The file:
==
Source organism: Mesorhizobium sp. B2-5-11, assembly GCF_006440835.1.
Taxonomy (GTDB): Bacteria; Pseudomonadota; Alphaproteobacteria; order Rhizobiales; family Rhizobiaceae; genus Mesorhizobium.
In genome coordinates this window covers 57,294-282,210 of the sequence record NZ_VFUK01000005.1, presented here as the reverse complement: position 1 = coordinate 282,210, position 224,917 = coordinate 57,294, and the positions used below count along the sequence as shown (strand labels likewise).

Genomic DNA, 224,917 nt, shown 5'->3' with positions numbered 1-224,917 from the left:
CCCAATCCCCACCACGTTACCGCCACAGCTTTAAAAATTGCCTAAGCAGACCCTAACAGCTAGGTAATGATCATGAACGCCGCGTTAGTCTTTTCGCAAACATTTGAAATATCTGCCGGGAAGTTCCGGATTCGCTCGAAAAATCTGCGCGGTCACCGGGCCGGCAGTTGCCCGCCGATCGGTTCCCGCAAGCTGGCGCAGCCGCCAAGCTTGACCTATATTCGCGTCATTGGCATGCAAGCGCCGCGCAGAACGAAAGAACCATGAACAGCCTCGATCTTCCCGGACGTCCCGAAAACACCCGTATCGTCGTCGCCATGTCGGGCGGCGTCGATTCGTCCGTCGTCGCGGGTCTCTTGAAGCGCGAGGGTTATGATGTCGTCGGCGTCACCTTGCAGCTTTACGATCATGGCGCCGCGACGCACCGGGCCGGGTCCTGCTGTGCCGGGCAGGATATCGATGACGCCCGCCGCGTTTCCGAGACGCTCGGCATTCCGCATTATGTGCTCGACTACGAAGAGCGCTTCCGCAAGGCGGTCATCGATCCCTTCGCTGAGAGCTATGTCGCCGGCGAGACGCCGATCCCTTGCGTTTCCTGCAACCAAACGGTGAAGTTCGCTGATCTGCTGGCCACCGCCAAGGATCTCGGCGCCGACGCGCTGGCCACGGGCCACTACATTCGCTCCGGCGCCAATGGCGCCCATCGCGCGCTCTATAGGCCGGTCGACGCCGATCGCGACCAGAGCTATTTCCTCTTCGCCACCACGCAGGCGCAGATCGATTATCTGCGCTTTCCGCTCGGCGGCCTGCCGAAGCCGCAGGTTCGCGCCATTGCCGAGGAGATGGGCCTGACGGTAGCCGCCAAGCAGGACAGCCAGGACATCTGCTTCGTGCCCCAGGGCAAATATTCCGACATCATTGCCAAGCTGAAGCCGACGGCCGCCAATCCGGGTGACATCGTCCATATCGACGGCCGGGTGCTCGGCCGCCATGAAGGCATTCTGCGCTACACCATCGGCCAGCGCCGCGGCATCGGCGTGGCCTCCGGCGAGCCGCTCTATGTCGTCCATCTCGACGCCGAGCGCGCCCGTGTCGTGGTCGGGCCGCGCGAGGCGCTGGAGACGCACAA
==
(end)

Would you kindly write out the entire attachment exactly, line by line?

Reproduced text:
Source organism: Mesorhizobium sp. B2-5-11, assembly GCF_006440835.1.
Taxonomy (GTDB): Bacteria; Pseudomonadota; Alphaproteobacteria; order Rhizobiales; family Rhizobiaceae; genus Mesorhizobium.
In genome coordinates this window covers 57,294-282,210 of the sequence record NZ_VFUK01000005.1, presented here as the reverse complement: position 1 = coordinate 282,210, position 224,917 = coordinate 57,294, and the positions used below count along the sequence as shown (strand labels likewise).

Genomic DNA, 224,917 nt, shown 5'->3' with positions numbered 1-224,917 from the left:
CCCAATCCCCACCACGTTACCGCCACAGCTTTAAAAATTGCCTAAGCAGACCCTAACAGCTAGGTAATGATCATGAACGCCGCGTTAGTCTTTTCGCAAACATTTGAAATATCTGCCGGGAAGTTCCGGATTCGCTCGAAAAATCTGCGCGGTCACCGGGCCGGCAGTTGCCCGCCGATCGGTTCCCGCAAGCTGGCGCAGCCGCCAAGCTTGACCTATATTCGCGTCATTGGCATGCAAGCGCCGCGCAGAACGAAAGAACCATGAACAGCCTCGATCTTCCCGGACGTCCCGAAAACACCCGTATCGTCGTCGCCATGTCGGGCGGCGTCGATTCGTCCGTCGTCGCGGGTCTCTTGAAGCGCGAGGGTTATGATGTCGTCGGCGTCACCTTGCAGCTTTACGATCATGGCGCCGCGACGCACCGGGCCGGGTCCTGCTGTGCCGGGCAGGATATCGATGACGCCCGCCGCGTTTCCGAGACGCTCGGCATTCCGCATTATGTGCTCGACTACGAAGAGCGCTTCCGCAAGGCGGTCATCGATCCCTTCGCTGAGAGCTATGTCGCCGGCGAGACGCCGATCCCTTGCGTTTCCTGCAACCAAACGGTGAAGTTCGCTGATCTGCTGGCCACCGCCAAGGATCTCGGCGCCGACGCGCTGGCCACGGGCCACTACATTCGCTCCGGCGCCAATGGCGCCCATCGCGCGCTCTATAGGCCGGTCGACGCCGATCGCGACCAGAGCTATTTCCTCTTCGCCACCACGCAGGCGCAGATCGATTATCTGCGCTTTCCGCTCGGCGGCCTGCCGAAGCCGCAGGTTCGCGCCATTGCCGAGGAGATGGGCCTGACGGTAGCCGCCAAGCAGGACAGCCAGGACATCTGCTTCGTGCCCCAGGGCAAATATTCCGACATCATTGCCAAGCTGAAGCCGACGGCCGCCAATCCGGGTGACATCGTCCATATCGACGGCCGGGTGCTCGGCCGCCATGAAGGCATTCTGCGCTACACCATCGGCCAGCGCCGCGGCATCGGCGTGGCCTCCGGCGAGCCGCTCTATGTCGTCCATCTCGACGCCGAGCGCGCCCGTGTCGTGGTCGGGCCGCGCGAGGCGCTGGAGACGCACAA